Sleep Assessment • • Screening-NIH recommendation Composite Scale of Morningness Epworth Sleepiness Scale BEARS Sleep Assessment • • Screening-NIH recommendation Composite Scale of Morningness Epworth Sleepiness Scale BEARS mnemonic Functional impact evaluation Comorbidities assessment Medication inventory

NIH Consensus Screening Q’s • • • Is the person satisfied with his or NIH Consensus Screening Q’s • • • Is the person satisfied with his or her sleep? Does sleep or fatigue interfere with daytime activities? Does the bed partner or others complain of unusual behavior during sleep, such as snoring, interrupted breathing, or leg movements?

Composite Scale of Morningness • • Morning vs. Evening person relatively recent terminology for Composite Scale of Morningness • • Morning vs. Evening person relatively recent terminology for cohort Helps determine fit between schedule and circadian rhythm Particularly frequent problem for persons in structured settings Scoring: 22 or less = evening person, 44 and above morning person

Epworth Sleepiness Scale • • • Intended to screen for true sleep disorders Rating Epworth Sleepiness Scale • • • Intended to screen for true sleep disorders Rating scale of 0 -3 in severity for each of 8 items Scoring: 6 -7 normal, 8 -11 mild, 12 -15 moderate (c/w apnea), 16 -18 severe (potential narcolepsy)

BEARS • • • Bedtime Excessive sleepiness Awakenings, night and early morning Regularity and BEARS • • • Bedtime Excessive sleepiness Awakenings, night and early morning Regularity and duration of sleep Snoring

Sleep Studies • • • Obstructive apnea—near/complete obstruction of airflow for 10 seconds or Sleep Studies • • • Obstructive apnea—near/complete obstruction of airflow for 10 seconds or more with continued respiratory effort Central apnea—cessation of respiratory effort Hypopnea— 2001 Medicare definition of 30% reduction from baseline in thoracoabdominal effort or airflow lasting 10 seconds or more accompanied by a 4% or great oxygen desaturation (usually below 85%). Respiratory-effort related arousals— 10 seconds of attempted inspiration followed by arousal Respiratory Disturbance Index—number of apnea and hyponea and respiratory effort-related arousals per hour of sleep, 10 -15 considered significant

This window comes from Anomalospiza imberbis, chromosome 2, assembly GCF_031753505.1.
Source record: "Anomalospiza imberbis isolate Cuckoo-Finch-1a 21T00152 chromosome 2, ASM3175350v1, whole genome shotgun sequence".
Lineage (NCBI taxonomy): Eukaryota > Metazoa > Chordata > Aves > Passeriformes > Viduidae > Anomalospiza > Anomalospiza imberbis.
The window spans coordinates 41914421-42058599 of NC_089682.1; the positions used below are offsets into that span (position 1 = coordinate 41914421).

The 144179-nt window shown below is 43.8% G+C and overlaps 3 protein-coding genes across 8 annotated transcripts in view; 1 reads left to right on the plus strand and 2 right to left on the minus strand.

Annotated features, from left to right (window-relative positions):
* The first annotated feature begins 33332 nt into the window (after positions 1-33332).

Special Problems • • • Dementia Blindness Hospitals Nursing homes Postmenopausal symptoms Special Problems • • • Dementia Blindness Hospitals Nursing homes Postmenopausal symptoms

Treatment Expectations/Goals • • • Discuss who wants what: patient, caregiver(s), health care professional Treatment Expectations/Goals • • • Discuss who wants what: patient, caregiver(s), health care professional Set targets Develop intervention plan to reach targets Keep a sleep diary to monitor progress Follow-up at regular intervals depending on the intervention plan

Environmental Interventions • • Noise Light TV Substance use Roommates Facility interruptions Medication schedule Environmental Interventions • • Noise Light TV Substance use Roommates Facility interruptions Medication schedule

Behavioral Interventions • • • Sleep hygiene education Relaxation techniques Stimulus control-TV, reading, exercise Behavioral Interventions • • • Sleep hygiene education Relaxation techniques Stimulus control-TV, reading, exercise Sleep restriction Sleep compression Cognitive therapy

Alternative Interventions • • • Light therapy Electrical stimulation Herbals (lavender) Traditional remedies (chamomile Alternative Interventions • • • Light therapy Electrical stimulation Herbals (lavender) Traditional remedies (chamomile tea, warm milk) Nutrition

Medication Interventions • • Sedative-hypnotics Antidepressants Melatonin and derivatives Anticholinergics Dopamine agonists Stimulants Hormone Medication Interventions • • Sedative-hypnotics Antidepressants Melatonin and derivatives Anticholinergics Dopamine agonists Stimulants Hormone therapy Self-medication issues

Risks of Intervention • • Medication dependency Psychomotor impairment Parasomnias Tolerance Anticholinergic side effects Risks of Intervention • • Medication dependency Psychomotor impairment Parasomnias Tolerance Anticholinergic side effects Other medication side effects Tolerance of equipment Caregiver impact

Objectives • • • List 3 differences in sleep patterns between older and younger Objectives • • • List 3 differences in sleep patterns between older and younger adults Recognize the effects of disturbed sleep on functional abilities of older adults Describe 3 methods for assessing sleep Describe 3 aspects of the social environment which affect sleep List 3 therapeutic interventions for sleep